This week we have another thoughtful post from Courtney. Marzia chose the quote, and it inspired Courtney to go digging for the answer to one of the toughest questions out there.
Where does love come from? What a big question. The quote above suggests that we can only love others (other people, other things, other activities) once we love ourselves. Different religions suggest that our love comes from a higher being, a creator. Science suggests that love comes from a complex process that takes place in our brain, electric signals jumping from neuron to neuron, lighting us up on the inside.
Last month, I took an online version of the Meyers-Briggs test to see what kind of personality type I am. I got INFJ-A, one of the rarest types out there. The letters stand for Introvert, Intuitive, Feeling, Judging, and Assertive. We’re described as “quiet and mystical, yet very inspiring and tireless idealists” (source). I identified strongly with their longer, more detailed description of my personality, which stated that we trust our intuition but balance it with organization and structure, constantly categorizing and picking out patterns to help us make sense of the world. I also identify strongly with my zodiac sign, Pisces. I wrote a whole post about it on my personal blog, which you can read here. Basically, Pisces are known for following their emotions rather than their logic. We trust our gut instincts, even when those instincts seem to go against everything and everyone else around us. We trust that we know ourselves better than anyone else, and we will always make decisions that align with a powerful inner truth.
So when I ask myself, “Where does love come from?” it feels like a deep, impossible-to-answer question.
I’ve read the quote several times, but it doesn’t ring out with truth inside me. I recognize that in order to love anyone or anything in a healthy, productive way, we must love ourselves. When we love ourselves, that loves comes shining out like confidence, like happiness, like a glowing inner beauty. Other people are drawn to that because they want it, too.
But where I start to have questions is when I think, “Well, what about the people who don’t have much self-love? Does this mean they’re unable to truly love other people, or God if they believe in a God, or the earth, or a hobby, or any other thing they claim to love?” That doesn’t feel right to me. And like I said above, I trust my feelings very much.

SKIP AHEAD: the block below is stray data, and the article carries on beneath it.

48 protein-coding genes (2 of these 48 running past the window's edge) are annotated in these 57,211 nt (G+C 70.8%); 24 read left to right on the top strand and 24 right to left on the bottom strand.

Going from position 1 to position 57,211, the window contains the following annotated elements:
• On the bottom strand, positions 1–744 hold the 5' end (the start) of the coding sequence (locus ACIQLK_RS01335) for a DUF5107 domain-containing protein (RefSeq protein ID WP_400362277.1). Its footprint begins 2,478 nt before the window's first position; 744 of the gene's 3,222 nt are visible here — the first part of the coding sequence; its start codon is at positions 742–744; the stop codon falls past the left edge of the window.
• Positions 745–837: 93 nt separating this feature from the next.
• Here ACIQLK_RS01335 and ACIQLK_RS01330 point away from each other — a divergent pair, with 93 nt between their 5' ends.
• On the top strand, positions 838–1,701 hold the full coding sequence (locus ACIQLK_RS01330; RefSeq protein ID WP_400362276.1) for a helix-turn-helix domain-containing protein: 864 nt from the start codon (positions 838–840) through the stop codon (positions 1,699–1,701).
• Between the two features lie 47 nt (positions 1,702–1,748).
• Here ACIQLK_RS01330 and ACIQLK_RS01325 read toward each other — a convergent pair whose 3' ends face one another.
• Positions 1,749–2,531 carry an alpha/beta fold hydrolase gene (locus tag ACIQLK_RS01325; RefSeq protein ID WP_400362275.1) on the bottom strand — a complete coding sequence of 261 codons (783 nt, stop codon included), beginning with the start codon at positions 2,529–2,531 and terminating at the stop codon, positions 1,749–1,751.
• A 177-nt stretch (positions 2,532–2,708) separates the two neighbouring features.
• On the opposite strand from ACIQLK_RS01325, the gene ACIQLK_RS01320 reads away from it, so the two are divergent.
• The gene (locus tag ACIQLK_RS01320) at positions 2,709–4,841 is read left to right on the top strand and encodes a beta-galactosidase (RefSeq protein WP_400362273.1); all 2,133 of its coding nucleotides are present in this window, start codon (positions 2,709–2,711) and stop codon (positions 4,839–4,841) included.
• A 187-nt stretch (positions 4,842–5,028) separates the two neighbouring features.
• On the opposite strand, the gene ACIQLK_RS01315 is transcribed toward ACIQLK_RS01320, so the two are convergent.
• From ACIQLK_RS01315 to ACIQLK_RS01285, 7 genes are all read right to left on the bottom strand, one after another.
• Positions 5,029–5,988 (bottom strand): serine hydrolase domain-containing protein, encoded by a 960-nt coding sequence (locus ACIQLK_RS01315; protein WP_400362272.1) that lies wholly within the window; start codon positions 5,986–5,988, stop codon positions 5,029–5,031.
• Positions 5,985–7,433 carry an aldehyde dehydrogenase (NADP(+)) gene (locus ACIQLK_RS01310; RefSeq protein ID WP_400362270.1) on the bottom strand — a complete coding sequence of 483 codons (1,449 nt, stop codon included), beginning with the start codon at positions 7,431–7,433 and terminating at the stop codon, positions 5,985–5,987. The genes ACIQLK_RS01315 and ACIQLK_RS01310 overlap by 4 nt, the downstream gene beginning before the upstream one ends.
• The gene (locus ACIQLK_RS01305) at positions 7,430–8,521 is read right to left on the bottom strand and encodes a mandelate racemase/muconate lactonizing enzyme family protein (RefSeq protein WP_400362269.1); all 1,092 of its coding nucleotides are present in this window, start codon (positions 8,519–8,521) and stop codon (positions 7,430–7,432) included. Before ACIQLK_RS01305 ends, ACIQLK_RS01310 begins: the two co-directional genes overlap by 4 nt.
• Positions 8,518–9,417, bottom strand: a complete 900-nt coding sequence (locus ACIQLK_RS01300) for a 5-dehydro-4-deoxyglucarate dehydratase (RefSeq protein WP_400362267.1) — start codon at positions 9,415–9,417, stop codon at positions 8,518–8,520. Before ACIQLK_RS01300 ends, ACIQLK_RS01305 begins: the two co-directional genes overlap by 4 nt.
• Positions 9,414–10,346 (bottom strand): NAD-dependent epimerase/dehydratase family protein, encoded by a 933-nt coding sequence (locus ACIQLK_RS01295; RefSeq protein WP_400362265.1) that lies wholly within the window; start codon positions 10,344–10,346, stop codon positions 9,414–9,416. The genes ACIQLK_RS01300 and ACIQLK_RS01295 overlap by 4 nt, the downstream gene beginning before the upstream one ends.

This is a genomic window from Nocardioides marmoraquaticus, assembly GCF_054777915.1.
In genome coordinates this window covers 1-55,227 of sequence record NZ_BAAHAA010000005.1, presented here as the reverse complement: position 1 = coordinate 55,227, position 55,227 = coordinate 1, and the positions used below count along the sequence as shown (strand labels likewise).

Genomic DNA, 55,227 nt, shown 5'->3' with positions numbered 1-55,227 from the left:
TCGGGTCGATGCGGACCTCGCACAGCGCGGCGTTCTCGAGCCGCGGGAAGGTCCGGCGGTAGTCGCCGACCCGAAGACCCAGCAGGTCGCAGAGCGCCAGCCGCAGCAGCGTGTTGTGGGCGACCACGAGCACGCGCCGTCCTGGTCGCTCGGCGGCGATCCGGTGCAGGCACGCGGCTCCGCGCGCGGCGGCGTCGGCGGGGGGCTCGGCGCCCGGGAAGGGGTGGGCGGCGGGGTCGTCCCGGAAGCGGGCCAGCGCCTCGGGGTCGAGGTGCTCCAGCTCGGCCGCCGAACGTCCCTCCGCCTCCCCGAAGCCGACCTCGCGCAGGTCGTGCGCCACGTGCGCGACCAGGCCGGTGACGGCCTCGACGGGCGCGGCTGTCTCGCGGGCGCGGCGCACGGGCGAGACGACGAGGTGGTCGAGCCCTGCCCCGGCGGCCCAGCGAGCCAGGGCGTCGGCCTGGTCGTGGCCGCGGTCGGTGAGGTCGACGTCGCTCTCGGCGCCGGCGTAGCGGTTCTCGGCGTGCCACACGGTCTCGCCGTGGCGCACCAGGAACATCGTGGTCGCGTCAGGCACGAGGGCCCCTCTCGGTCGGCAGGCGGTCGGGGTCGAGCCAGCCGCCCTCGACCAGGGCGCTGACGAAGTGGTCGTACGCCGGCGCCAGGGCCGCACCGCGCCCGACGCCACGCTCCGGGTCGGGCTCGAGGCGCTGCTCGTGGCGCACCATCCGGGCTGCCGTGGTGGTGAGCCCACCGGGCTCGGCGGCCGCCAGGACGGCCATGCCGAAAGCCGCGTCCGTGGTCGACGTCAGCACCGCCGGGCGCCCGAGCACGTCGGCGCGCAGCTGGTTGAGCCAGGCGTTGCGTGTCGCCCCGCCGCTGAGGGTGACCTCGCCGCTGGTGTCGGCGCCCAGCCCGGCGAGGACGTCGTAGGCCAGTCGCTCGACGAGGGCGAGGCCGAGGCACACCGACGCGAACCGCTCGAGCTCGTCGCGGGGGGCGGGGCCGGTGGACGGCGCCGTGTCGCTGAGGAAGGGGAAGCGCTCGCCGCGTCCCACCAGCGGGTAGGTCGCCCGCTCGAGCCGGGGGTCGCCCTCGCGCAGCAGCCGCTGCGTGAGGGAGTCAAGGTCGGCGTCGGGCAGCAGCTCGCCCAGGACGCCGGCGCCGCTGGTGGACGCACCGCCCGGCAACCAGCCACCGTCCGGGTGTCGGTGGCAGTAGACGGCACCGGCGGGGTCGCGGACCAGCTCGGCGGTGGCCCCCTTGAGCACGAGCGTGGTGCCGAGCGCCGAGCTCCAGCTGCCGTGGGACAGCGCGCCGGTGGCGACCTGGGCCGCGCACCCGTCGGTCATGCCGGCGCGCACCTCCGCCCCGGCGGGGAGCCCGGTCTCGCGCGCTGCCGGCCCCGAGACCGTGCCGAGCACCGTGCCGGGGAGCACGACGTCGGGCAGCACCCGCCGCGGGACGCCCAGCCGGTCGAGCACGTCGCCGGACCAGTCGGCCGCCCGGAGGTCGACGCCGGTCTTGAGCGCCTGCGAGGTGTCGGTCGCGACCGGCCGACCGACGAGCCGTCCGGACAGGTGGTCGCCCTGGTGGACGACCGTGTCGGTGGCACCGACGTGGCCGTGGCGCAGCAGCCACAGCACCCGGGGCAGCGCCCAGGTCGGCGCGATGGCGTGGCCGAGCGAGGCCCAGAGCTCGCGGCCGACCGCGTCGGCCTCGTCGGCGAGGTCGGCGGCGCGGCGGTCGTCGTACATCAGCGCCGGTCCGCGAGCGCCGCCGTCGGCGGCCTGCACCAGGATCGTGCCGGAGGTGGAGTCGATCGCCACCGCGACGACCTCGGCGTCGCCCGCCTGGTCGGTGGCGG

I believe the answer is much more complex. Self-love isn’t one single thing. I believe we can love parts of ourselves, and those are the shining parts. I can love writing because I love the part of myself who’s a writer—the smart, perceptive, poetic part of me. I can love my family because I love the part of me that came from all the hours and minutes we’ve spent laughing and growing and crying together.
But there are parts of myself I’m not wholly in love with, parts I want to make better, parts I struggle to accept, parts that I’m afraid of. I think we can’t exist without these parts we don’t love because they are what force us to grow, to change, to evolve. There’s always something to improve. Humans are not stagnant or perfect beings. Therefore, love is not a stagnant or perfect emotion—especially not self-love.
I’ve never met a single person who’s a picture of complete and total self-love because I don’t believe that person exists. Maybe it’s that, for me, the quote is too simplistic. It distills an idea that I don’t feel can be distilled.
What about you? Do you agree with Corneille’s quote? Or do you interpret it in a different way?
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